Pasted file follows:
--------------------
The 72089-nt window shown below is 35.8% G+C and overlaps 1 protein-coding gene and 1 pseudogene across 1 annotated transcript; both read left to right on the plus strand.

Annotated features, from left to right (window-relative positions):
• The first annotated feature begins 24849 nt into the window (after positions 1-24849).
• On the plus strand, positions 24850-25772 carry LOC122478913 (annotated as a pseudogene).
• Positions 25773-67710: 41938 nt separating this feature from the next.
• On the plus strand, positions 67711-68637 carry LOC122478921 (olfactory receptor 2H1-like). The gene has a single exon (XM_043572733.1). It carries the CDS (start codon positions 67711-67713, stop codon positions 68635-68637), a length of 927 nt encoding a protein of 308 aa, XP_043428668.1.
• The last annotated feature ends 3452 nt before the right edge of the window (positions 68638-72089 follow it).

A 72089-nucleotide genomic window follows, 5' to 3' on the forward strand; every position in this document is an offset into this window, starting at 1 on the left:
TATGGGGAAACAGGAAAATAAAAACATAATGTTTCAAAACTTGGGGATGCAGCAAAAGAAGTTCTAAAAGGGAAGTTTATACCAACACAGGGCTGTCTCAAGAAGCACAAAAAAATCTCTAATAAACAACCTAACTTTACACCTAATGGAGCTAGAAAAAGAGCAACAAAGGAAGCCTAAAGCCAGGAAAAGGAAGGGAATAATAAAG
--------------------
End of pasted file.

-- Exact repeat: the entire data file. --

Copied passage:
The 72089-nt window shown below is 35.8% G+C and overlaps 1 protein-coding gene and 1 pseudogene across 1 annotated transcript; both read left to right on the plus strand.

Annotated features, from left to right (window-relative positions):
• The first annotated feature begins 24849 nt into the window (after positions 1-24849).
• On the plus strand, positions 24850-25772 carry LOC122478913 (annotated as a pseudogene).
• Positions 25773-67710: 41938 nt separating this feature from the next.
• On the plus strand, positions 67711-68637 carry LOC122478921 (olfactory receptor 2H1-like). The gene has a single exon (XM_043572733.1). It carries the CDS (start codon positions 67711-67713, stop codon positions 68635-68637), a length of 927 nt encoding a protein of 308 aa, XP_043428668.1.
• The last annotated feature ends 3452 nt before the right edge of the window (positions 68638-72089 follow it).

A 72089-nucleotide genomic window follows, 5' to 3' on the forward strand; every position in this document is an offset into this window, starting at 1 on the left:
TATGGGGAAACAGGAAAATAAAAACATAATGTTTCAAAACTTGGGGATGCAGCAAAAGAAGTTCTAAAAGGGAAGTTTATACCAACACAGGGCTGTCTCAAGAAGCACAAAAAAATCTCTAATAAACAACCTAACTTTACACCTAATGGAGCTAGAAAAAGAGCAACAAAGGAAGCCTAAAGCCAGGAAAAGGAAGGGAATAATAAAG